He asked for strategic goals and indicators to be compared with the previous year’s strategic goals and indicators, and said the DMSA failed to do this because it does not know what happened to the previous indicators for the previous financial year. This had to be addressed to have a better understanding of the indicators used, and it should compare so far as two to five years prior this financial year.

On slide 50, he asked why the DMSA did not say anything about the financial implications on its approved changes, what specific changes are made and what are the financial implications of these changes. The DMSA must share the outcome for the forensic audit done from the year 2016 to 2018. He asked if the DMSA paid Eskom or the City of Tshwane, and if it is up to date with its payments.

Mr A Seabi (ANC) congratulated the Council of DMSA for being voted the best museum in South Africa. This was one of the few institutions led by women, as the CEO and the chairperson of the DMSA are both women. He does not however see gender equity and balance cascading down to the rest of the staff. There must be a plan to address this.

He complained about the employment of a security company, owned by a foreign national. The Public Protector’s finding declared there was nothing wrong with this employment. He asked for the moral rationale of this employment even though it is legally correct.

One of the mottos of the DMSA is, “This is where cultures meet”. The logo and design of the DMSA was only reminiscent of one culture which was Ndebele culture. One of the strategic objectives of the DMSA was nation building and social cohesion, but reading through the presentation he did not get a feel of that and asked the DMSA council to elaborate more on this.

Slide 60 showed a deficit of R1 332 892 million. He asked for an explanation of the deficit, as the explanation in the slide was not adequate, and wondered how the management of the DMSA will address it?

On ageing infrastructure, an infrastructure grant exists from the Department. The DMSA Council must elaborate. The bulk of the budget seems to be going to staff compensation, and he asked for an explanation.

The Chairperson referred to the declined staff members from 240 in 2015 to 143 staff members in 2018/19, and stressed the importance of this question because in the presentation it says there is a high vacancy rate amongst professional staff - she asked what the factors are causing this decrease.

Further questions were if the 66% expenditure on compensation of employees was sustainable or not, because there was a chance it will be affected by what was proposed by this Committee to the Department concerning the White Paper, was there any money left for operations, and was there a relationship between the DMSA and the Kruger National Park?

The Chairperson opened the floor to the DMSA Council to answer questions.

DMSA responses

Ms Lebethe asked for a few minutes to regroup and sort out who will be answering certain questions among the members of the Council.

Ms Rapoo asked the CEO of DMSA to reply to all the questions about the decline of visitor numbers and how the DMSA plans to generate its own revenue.

Mr Mhlongo raised a point of order.

The Chairperson acknowledged the point of order but raised the same point of order, saying there cannot be two Chairpersons.

She asked Ms Lebethe to answer the questions she could immediately, because time is a factor.

Ms Lebethe agreed but was trying to group the questions according to who will answer. She followed the Chairperson’s instruction and said she and Mr Kaposa will answer one by one.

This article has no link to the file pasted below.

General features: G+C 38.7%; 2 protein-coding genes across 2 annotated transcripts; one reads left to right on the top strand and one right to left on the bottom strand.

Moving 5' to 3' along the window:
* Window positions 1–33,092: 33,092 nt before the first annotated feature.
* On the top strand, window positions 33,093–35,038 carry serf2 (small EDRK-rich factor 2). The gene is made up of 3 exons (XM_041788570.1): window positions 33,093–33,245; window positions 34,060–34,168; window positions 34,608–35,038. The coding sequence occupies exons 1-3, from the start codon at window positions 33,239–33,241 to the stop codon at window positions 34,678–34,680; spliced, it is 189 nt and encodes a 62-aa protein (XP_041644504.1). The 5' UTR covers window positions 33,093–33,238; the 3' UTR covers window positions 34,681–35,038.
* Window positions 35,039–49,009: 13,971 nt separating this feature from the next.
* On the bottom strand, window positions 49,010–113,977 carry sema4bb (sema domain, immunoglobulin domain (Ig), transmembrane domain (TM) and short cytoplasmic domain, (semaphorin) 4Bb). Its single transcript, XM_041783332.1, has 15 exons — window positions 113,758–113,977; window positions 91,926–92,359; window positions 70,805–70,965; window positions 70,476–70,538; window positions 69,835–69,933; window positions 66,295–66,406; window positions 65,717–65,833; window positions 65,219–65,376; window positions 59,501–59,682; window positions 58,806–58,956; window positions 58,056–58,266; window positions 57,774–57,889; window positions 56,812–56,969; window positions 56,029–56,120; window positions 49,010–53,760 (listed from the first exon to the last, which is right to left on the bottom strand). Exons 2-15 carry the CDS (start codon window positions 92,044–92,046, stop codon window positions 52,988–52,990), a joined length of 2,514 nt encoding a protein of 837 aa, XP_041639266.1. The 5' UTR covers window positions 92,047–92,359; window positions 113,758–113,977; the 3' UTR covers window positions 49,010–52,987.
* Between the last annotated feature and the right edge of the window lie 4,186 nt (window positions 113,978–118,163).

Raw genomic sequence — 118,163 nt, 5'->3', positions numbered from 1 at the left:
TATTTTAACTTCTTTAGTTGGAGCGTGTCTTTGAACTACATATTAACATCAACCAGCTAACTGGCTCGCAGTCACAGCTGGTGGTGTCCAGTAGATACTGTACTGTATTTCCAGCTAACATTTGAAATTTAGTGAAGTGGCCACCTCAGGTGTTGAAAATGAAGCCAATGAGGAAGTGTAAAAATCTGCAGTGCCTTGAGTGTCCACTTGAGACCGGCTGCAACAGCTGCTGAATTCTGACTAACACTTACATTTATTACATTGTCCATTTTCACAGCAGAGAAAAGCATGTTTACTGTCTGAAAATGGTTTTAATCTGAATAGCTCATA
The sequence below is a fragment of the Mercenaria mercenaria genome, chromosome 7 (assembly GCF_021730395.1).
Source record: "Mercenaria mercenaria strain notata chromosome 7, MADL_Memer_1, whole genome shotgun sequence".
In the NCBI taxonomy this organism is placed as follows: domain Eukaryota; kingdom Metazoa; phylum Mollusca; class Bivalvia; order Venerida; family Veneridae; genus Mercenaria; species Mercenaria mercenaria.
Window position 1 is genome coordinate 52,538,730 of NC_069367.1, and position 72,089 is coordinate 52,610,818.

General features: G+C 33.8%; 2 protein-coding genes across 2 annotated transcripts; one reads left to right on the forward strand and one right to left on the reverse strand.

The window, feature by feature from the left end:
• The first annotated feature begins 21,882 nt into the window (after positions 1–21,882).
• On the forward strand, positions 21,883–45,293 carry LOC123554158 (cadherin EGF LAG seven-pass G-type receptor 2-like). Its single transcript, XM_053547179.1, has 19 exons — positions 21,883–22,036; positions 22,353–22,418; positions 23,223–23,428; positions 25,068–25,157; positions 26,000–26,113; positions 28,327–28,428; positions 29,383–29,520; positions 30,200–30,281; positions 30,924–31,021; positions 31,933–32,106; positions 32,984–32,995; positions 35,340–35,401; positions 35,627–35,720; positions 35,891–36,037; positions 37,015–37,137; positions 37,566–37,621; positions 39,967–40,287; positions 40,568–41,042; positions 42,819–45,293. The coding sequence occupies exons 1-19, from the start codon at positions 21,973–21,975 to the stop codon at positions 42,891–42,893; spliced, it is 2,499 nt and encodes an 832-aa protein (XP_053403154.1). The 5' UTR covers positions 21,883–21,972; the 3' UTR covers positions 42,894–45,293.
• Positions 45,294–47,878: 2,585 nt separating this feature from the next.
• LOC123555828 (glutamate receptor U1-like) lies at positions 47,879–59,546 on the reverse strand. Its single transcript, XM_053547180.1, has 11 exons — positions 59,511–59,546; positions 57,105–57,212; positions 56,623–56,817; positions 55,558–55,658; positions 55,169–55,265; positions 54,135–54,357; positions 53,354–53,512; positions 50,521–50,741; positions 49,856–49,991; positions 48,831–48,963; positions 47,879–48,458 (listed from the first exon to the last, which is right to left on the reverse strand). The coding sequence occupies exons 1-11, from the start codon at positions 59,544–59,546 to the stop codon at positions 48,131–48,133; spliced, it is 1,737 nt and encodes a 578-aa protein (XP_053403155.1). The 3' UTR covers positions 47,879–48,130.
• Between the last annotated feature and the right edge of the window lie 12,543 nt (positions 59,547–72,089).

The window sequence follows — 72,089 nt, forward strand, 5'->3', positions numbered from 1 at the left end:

The reason for the decline of visitors in 2014/15 was related to restaurants at museums. There were eight museums and of those eight, most had restaurants. The museums with restaurants were the Natural History Museum (NHM), National Museum of Military History (NMMH), Sammy Marks Museum, National Cultural History Museum (NCHM) and Willem Prinsloo Agricultural Museum. The Kruger Museum, Pioneer Museum and TMC Museum did not have a restaurant. Out of the eight museums, five had restaurants and three did not.

The 484 number was largely made up of visitors to the museum. These are people who pay to go into a museum. Included in the 484 are the patrons to the restaurants. When the restaurants closed down, the museums lost numbers because there were no visitors to the restaurants. The DMSA made a public call to get a restaurant operator for all sites. That restaurant operator will also oversee the operation of museum shops.

She agreed with Ms van Dyk that internationally, museum shops have shown the ability to increase revenue because of the artifacts sold and because of links with specific brands including a link to a specific exhibition.

The DMSA did not have museum shops in that traditional definition of museum shops. The DMSA wanted an investor or a proprietor that will look at restaurants and run the museum shops. At the moment the shops sell cool drinks, juice, and books, but not in the traditional sense of museum shops.

The numbers are affected by non-operating restaurants on site, but also because, in arts and culture, looking across the music sector, theatre, galleries, all the institutions be they public or private, are experiencing declines. The ones which do well are the ones based where there is a high concentration of tourist activities. For example, the ones in Cape Town do fairly better compared to the Johannesburg and Durban ones, because the tourist element is a positive contributor to the negative numbers.

Most of the sites in the North do not have tourists contributing to numbers. This impacted what the DMSA could do across the sites to attract visitors. Other programmes which were non-museum related programmes were explored, such as movies under the stars, programmes utilising the museums space for photography purposes or as wedding venues. This is to explore other means of bringing in more numbers.